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Mike Kanin is the Publisher of the Austin Monitor. As such, he doesn't report on much--aside from the workings of the Monitor--any more. In his previous life as a freelance journalist, Kanin has written for the Washington City Paper, the Washington Post's Express, the Boston Herald, Boston's Weekly Dig, the Austin Chronicle, and the Texas Observer.
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City formally demands White Lodging return $688,000 in fee waivers
The City of Austin is formally asking for the return of $688,000 in fee waivers awarded to the developers building a new Marriott Hotel at Third Street and Congress Avenue.
Assistant City Manager Anthony Snipes made the request of Indiana-based White Lodging Services Corp. in a letter dated August 20. It comes in the wake of Council action that reaffirmed Council members’ interpretation of the definition of prevailing wages that are connected to the fee waivers by way of a development incentives agreement.
White Lodging has argued that a ruling from former Assistant City Manager Rudy Garza allowed the firm to proceed by averaging wages for project construction workers. Though Garza’s ruling is not in question, Council members and staff have argued that he did not have the authority to interpret Council action – confused as it may have been.
Deno Yiankes, President and CEO of White Lodging Investments and Development, issues a statement on Wednesday.
“We are disappointed that the City Council did not take the opportunity to clarify the original agreement and add an amendment that would have raised the minimum wage on the project to $11/hour,” he said. “This would have resulted in a raise for hundreds of the lowest paid workers. White Lodging is continuing to explore all of its options.”
Also on Wednesday, White Lodging attorney Richard Suttle pointed to a flurry of city letters – and positions. “We’ve gotten many letters from Assistant City Managers, from everybody from Rudy Garza to Anthony Snipes,” he told In Fact Daily. “We don’t know what to do. We’re going to ask them (how) it all breaks down.”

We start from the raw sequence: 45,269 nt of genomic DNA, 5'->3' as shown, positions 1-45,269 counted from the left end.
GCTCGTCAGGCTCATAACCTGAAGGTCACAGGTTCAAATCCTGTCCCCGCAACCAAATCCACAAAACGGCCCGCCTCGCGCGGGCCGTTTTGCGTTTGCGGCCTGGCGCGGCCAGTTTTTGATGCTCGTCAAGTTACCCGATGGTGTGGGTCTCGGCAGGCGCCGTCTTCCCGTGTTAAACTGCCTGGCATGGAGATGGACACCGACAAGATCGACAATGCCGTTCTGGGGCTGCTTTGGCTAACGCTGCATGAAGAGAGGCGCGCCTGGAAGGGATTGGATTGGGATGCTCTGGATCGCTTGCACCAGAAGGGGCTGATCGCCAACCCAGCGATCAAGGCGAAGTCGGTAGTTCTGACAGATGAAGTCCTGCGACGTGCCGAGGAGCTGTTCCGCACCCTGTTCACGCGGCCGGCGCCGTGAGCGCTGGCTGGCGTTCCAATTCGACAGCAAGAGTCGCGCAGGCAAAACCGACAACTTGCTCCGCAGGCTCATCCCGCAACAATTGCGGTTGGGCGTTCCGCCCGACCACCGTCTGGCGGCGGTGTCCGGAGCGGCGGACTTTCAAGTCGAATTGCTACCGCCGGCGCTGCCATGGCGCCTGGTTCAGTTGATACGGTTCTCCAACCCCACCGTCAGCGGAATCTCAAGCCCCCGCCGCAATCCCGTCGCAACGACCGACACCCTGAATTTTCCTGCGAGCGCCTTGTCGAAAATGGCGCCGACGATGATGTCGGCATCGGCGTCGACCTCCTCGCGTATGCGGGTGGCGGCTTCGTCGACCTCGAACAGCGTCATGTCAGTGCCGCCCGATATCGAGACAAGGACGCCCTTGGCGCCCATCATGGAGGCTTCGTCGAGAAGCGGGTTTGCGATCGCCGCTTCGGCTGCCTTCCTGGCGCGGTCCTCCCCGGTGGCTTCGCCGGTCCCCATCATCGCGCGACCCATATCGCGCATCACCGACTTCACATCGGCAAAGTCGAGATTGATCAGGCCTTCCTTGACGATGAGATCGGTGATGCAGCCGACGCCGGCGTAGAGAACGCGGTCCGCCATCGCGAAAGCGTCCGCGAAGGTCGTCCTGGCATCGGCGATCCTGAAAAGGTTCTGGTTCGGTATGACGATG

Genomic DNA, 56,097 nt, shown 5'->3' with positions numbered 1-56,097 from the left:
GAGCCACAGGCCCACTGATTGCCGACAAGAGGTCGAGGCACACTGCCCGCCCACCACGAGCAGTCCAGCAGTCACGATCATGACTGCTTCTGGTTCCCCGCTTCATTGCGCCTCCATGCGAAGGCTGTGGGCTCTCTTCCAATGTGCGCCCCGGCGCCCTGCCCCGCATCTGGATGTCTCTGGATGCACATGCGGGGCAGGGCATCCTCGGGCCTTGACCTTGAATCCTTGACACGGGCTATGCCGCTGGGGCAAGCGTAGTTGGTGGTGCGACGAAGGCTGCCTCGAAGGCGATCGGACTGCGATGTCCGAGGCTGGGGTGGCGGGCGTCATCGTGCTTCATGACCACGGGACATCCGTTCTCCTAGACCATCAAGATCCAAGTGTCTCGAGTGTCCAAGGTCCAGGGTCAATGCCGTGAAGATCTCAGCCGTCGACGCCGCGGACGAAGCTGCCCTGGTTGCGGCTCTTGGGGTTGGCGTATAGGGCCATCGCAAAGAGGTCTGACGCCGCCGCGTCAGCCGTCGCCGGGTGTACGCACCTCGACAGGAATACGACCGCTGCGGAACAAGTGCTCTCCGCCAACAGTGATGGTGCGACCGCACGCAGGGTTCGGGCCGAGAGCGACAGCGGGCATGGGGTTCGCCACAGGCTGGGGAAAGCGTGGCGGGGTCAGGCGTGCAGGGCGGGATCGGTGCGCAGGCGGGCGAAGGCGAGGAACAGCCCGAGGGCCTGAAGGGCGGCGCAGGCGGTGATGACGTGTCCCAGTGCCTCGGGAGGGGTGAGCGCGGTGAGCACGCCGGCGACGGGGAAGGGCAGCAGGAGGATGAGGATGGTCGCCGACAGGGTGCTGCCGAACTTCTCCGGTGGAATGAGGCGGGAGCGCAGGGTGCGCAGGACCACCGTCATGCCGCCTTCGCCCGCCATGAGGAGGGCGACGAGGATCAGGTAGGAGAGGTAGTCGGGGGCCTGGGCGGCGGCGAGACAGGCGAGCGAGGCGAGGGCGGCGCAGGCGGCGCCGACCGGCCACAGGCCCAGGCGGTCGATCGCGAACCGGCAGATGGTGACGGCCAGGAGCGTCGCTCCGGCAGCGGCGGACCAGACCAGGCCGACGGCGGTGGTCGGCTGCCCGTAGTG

But if White Lodging does nothing, the ball is still in the city’s court, with litigation a serious possibility.
Snipes’ letter is direct. He reminds White Lodging of Council’s action – ultimately a quiet refusal to redefine Council members’ interpretations of the term prevailing wage that came without a formal vote – and told the company to return just over $688,000 in fee waivers within 30 days of White Lodging’s receipt of the letter. This is the amount of fees already waived.
“White Lodging has failed to prove compliance with the terms of the fee waiver ordinance and has not completed the Voluntary Corrective Action plan as initiated by the city,” Snipes wrote.
Snipes further notes that the city will not issue any more fee waivers and that it could take legal action if necessary. The original total of fees waived by the city to draw the project is $3.8 million.
White Lodging argues that by paying all construction workers a prevailing wage, its costs would exceed the $3.8 million figure. The company could still back out of the development agreement.
Workers Defense Project – the group that originally pushed for the prevailing wage language in the incentives deal – has served as a watchdog and subsequent vocal critic of the project. The organization’s business liaison, Gregorio Casar, issued a statement via email Wednesday afternoon about Snipes’ letter.
“The City of
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